House Clearance Crosby & Taking Precautions Against Probate Fraud

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Taking Precautions Against Probate Fraud

Probate fraud is an attempt to deliberately deny the heirs and beneficiaries of an estate of their rightful inheritance. Some methods include:

False accounts
Abusing power of attorney
Fake beneficiaries
Suppressing the will
Removing assets
Inventing fake debts against the estate
Coercing the testator before death

Fraud can be committed by people in your service or even people that are close to you. Common suspects include:

Executors
Relatives
Carers
Solicitors

There are signs that you can look for if you suspect that someone is committing probate fraud or attempting to scam someone close to you.

What to do when suspecting probate fraud.

If you have suspicions, it is usually best to look into the matter discreetly, without making your suspicions widely known. Sometimes, there are perfectly reasonable explanations for signs that you notice.

House Clearance Crosby advises before doing anything rash, make sure that you collect as much evidence of probate fraud as possible. A common sign of probate fraud is a sudden change in the will, just before someone dies – make sure to collect any previous wills, codicils and notes. You may even need to look at the will of the deceased’s spouse or partner.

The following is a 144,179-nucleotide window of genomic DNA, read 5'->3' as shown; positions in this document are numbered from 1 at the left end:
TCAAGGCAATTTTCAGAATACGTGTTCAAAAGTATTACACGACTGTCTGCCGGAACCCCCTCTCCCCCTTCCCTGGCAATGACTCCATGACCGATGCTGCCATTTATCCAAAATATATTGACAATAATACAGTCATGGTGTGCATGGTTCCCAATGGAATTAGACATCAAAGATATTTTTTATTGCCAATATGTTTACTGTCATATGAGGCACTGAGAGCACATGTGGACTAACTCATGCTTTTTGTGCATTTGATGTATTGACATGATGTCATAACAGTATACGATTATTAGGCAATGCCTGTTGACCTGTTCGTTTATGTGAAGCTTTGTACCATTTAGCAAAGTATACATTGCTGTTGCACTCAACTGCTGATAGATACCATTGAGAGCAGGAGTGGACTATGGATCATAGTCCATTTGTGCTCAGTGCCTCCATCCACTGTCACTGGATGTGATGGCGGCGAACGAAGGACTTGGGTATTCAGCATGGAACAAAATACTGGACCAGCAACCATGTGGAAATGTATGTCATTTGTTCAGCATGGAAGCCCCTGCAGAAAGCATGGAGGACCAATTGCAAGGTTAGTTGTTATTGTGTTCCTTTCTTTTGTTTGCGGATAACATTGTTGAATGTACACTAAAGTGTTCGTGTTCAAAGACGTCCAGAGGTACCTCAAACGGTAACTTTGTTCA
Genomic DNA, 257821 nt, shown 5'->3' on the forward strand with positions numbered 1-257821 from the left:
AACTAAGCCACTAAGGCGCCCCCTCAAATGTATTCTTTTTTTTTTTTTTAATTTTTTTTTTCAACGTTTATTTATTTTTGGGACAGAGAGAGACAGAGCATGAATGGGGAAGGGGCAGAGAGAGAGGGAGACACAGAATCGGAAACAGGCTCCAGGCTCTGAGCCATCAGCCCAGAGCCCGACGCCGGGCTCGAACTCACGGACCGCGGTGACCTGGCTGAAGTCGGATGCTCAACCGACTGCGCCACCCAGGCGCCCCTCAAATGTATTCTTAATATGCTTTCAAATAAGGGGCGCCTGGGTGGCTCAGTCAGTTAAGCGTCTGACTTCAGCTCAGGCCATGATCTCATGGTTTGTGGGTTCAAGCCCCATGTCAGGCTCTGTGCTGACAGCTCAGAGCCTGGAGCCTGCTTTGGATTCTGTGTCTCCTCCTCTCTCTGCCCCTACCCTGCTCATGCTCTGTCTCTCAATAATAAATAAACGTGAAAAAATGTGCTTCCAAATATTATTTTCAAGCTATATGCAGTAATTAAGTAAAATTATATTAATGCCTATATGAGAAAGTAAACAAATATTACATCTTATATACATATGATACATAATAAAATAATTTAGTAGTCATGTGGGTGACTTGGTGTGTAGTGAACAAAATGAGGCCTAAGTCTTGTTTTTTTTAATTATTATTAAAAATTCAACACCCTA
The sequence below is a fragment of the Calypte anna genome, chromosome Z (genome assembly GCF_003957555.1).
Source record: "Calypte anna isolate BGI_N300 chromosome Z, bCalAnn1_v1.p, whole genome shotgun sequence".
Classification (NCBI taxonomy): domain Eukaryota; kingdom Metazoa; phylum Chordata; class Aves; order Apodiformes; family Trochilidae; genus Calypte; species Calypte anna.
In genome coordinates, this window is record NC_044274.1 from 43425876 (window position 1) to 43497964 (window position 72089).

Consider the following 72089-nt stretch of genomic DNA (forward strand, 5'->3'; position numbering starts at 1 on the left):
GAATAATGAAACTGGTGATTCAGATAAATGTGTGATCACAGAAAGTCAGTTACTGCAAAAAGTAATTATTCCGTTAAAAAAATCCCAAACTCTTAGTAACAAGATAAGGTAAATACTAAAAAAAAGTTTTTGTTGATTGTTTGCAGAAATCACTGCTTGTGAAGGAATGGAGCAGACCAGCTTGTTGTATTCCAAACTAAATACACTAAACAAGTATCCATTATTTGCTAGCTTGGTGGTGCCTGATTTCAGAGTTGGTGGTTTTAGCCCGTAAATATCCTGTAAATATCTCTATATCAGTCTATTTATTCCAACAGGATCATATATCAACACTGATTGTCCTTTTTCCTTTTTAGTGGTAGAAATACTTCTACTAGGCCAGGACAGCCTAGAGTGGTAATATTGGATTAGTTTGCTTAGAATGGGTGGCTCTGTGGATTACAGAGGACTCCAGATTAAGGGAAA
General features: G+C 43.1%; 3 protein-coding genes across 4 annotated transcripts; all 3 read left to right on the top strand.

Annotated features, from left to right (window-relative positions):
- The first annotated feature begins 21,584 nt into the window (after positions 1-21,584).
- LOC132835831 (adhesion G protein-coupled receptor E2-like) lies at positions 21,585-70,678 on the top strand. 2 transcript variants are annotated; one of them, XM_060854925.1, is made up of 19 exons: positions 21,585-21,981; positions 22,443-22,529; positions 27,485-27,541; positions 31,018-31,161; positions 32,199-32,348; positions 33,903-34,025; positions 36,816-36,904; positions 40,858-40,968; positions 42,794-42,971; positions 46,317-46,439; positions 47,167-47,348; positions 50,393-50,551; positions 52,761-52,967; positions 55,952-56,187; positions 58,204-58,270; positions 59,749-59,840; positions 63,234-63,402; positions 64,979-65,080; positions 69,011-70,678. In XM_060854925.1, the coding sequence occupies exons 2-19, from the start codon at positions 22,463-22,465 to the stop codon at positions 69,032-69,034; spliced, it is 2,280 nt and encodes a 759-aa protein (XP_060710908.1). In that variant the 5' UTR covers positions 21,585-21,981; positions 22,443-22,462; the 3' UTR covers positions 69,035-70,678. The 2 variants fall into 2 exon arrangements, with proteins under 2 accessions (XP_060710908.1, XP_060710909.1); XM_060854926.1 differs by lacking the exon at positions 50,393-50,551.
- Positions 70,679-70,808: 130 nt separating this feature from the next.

You should also investigate into who witnessed the signing of the will, as well as where the will was signed and where it was registered.

The best preventative measure would be to make a solid will and appointing trustworthy executors. When you die intestate, there are many variables that could lead to complications. Relatives might have differing ideas than the ones set out by laws of intestacy and could decide to take matters into their own hands.

Executors need to seek professional legal advice if they encounter difficulties when dealing with fraud or contentious probate. Be particularly mindful of will changes, items disappearing, money transfers or unexplained withdrawals.

Will Fraud Prevention Checklist

As a precaution against the possibility of subsequent tampering with the will and fraud:

1. The date of the will should be expressed in words rather than figures (words are more difficult to alter than figures) and any sums of money should be expressed in words followed by the sum in brackets expressed in figures.

2. Each page of the will should be numbered and signed by you and by the witnesses as close to the last line on the page as possible to prevent anything being inserted.

3. Try to avoid making any alteration, interlineations or obliterations, but if they are unavoidable, you and your witnesses should each write his or her respective initials as close as possible to them to authenticate them

4. The gaps at the end of each line and paragraph should be ruled through.

5. The same pen should be used by you and by the witnesses when signing to indicate that all signed at the same time.

6. If you are blind or otherwise unable to read, have someone other than the person who prepared the will read it over to you before it is signed.

Finally never attach a pin or fasten anything to the will, even with a paperclip.